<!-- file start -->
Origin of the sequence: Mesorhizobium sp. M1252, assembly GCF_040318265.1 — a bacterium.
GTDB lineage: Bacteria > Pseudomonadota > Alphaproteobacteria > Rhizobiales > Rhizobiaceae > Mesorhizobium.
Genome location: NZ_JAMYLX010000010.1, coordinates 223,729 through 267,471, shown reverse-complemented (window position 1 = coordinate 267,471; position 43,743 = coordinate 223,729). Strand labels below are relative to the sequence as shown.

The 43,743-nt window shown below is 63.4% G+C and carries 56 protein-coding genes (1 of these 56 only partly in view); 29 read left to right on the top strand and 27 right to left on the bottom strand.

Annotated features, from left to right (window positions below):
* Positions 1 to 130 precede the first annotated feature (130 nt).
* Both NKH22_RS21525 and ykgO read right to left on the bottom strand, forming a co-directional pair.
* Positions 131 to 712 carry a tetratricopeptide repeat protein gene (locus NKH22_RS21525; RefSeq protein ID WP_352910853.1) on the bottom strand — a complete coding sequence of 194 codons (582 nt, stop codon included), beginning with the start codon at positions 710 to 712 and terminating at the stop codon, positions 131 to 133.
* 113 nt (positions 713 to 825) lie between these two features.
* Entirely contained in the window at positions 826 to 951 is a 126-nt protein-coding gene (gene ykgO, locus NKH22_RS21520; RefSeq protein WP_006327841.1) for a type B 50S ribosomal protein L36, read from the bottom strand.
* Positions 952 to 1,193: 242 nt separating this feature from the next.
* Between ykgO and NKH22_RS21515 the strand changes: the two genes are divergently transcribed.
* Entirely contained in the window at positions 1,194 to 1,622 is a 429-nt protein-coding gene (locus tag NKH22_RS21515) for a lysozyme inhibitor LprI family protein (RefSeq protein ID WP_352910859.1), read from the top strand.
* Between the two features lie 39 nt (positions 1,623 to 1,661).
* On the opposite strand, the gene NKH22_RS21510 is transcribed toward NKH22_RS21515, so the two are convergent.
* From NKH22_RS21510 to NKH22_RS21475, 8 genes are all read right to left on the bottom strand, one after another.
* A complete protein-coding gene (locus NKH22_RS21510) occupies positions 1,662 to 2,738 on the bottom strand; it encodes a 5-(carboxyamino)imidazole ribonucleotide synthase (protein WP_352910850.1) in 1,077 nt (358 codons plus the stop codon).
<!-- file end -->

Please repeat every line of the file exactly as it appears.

Origin of the sequence: Mesorhizobium sp. M1252, assembly GCF_040318265.1 — a bacterium.
GTDB lineage: Bacteria > Pseudomonadota > Alphaproteobacteria > Rhizobiales > Rhizobiaceae > Mesorhizobium.
Genome location: NZ_JAMYLX010000010.1, coordinates 223,729 through 267,471, shown reverse-complemented (window position 1 = coordinate 267,471; position 43,743 = coordinate 223,729). Strand labels below are relative to the sequence as shown.

The 43,743-nt window shown below is 63.4% G+C and carries 56 protein-coding genes (1 of these 56 only partly in view); 29 read left to right on the top strand and 27 right to left on the bottom strand.

Annotated features, from left to right (window positions below):
* Positions 1 to 130 precede the first annotated feature (130 nt).
* Both NKH22_RS21525 and ykgO read right to left on the bottom strand, forming a co-directional pair.
* Positions 131 to 712 carry a tetratricopeptide repeat protein gene (locus NKH22_RS21525; RefSeq protein ID WP_352910853.1) on the bottom strand — a complete coding sequence of 194 codons (582 nt, stop codon included), beginning with the start codon at positions 710 to 712 and terminating at the stop codon, positions 131 to 133.
* 113 nt (positions 713 to 825) lie between these two features.
* Entirely contained in the window at positions 826 to 951 is a 126-nt protein-coding gene (gene ykgO, locus NKH22_RS21520; RefSeq protein WP_006327841.1) for a type B 50S ribosomal protein L36, read from the bottom strand.
* Positions 952 to 1,193: 242 nt separating this feature from the next.
* Between ykgO and NKH22_RS21515 the strand changes: the two genes are divergently transcribed.
* Entirely contained in the window at positions 1,194 to 1,622 is a 429-nt protein-coding gene (locus tag NKH22_RS21515) for a lysozyme inhibitor LprI family protein (RefSeq protein ID WP_352910859.1), read from the top strand.
* Between the two features lie 39 nt (positions 1,623 to 1,661).
* On the opposite strand, the gene NKH22_RS21510 is transcribed toward NKH22_RS21515, so the two are convergent.
* From NKH22_RS21510 to NKH22_RS21475, 8 genes are all read right to left on the bottom strand, one after another.
* A complete protein-coding gene (locus NKH22_RS21510) occupies positions 1,662 to 2,738 on the bottom strand; it encodes a 5-(carboxyamino)imidazole ribonucleotide synthase (protein WP_352910850.1) in 1,077 nt (358 codons plus the stop codon).